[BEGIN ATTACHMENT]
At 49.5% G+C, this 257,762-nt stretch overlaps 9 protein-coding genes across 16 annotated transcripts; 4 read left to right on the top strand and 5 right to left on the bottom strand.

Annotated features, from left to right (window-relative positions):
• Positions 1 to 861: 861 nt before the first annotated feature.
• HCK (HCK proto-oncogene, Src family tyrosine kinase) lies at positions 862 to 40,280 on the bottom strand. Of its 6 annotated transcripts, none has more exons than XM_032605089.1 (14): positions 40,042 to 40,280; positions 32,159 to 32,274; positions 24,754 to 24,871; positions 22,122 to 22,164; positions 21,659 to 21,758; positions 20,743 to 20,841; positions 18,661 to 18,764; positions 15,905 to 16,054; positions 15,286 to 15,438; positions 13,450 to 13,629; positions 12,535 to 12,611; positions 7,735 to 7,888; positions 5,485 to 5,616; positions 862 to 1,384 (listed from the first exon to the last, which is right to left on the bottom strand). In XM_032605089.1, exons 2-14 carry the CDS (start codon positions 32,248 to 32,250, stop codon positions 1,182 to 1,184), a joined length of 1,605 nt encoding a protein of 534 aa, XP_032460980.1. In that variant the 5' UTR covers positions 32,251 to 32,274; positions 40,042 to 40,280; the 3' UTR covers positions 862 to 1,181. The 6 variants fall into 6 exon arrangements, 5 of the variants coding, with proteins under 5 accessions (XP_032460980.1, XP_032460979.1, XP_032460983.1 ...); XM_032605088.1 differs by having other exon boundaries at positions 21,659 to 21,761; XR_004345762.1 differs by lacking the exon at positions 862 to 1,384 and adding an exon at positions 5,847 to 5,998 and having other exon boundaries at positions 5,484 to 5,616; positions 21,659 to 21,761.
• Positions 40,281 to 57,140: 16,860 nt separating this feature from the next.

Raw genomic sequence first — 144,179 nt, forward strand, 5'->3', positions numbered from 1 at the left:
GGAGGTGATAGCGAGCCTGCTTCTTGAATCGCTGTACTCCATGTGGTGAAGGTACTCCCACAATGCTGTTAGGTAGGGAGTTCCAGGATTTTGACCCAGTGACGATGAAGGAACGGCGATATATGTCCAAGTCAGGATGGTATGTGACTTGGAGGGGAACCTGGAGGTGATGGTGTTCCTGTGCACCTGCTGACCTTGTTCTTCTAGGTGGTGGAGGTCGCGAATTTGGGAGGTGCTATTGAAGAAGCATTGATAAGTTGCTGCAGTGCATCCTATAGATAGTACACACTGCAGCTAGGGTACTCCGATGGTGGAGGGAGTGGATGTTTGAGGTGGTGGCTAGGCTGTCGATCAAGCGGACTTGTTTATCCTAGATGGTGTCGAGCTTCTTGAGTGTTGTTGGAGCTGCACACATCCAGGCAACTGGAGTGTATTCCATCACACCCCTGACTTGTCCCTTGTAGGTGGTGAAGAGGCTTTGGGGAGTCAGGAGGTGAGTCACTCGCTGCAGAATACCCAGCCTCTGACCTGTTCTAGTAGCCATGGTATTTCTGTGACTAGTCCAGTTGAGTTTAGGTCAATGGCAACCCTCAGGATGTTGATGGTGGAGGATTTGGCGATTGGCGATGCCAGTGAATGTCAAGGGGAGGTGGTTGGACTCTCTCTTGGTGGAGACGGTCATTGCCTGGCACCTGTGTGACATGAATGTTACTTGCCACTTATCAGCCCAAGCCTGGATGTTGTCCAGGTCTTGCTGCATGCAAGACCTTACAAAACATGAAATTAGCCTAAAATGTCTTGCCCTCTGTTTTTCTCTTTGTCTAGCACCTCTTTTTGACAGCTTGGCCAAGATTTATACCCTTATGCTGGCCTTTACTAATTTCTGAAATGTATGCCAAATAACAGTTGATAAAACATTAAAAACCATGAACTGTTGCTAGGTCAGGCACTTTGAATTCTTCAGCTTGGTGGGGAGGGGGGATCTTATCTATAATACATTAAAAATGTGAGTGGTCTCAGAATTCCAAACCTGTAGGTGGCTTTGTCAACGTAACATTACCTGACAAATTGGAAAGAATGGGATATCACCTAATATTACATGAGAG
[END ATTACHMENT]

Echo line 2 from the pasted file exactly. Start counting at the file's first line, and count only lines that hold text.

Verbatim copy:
Annotated features, from left to right (window-relative positions):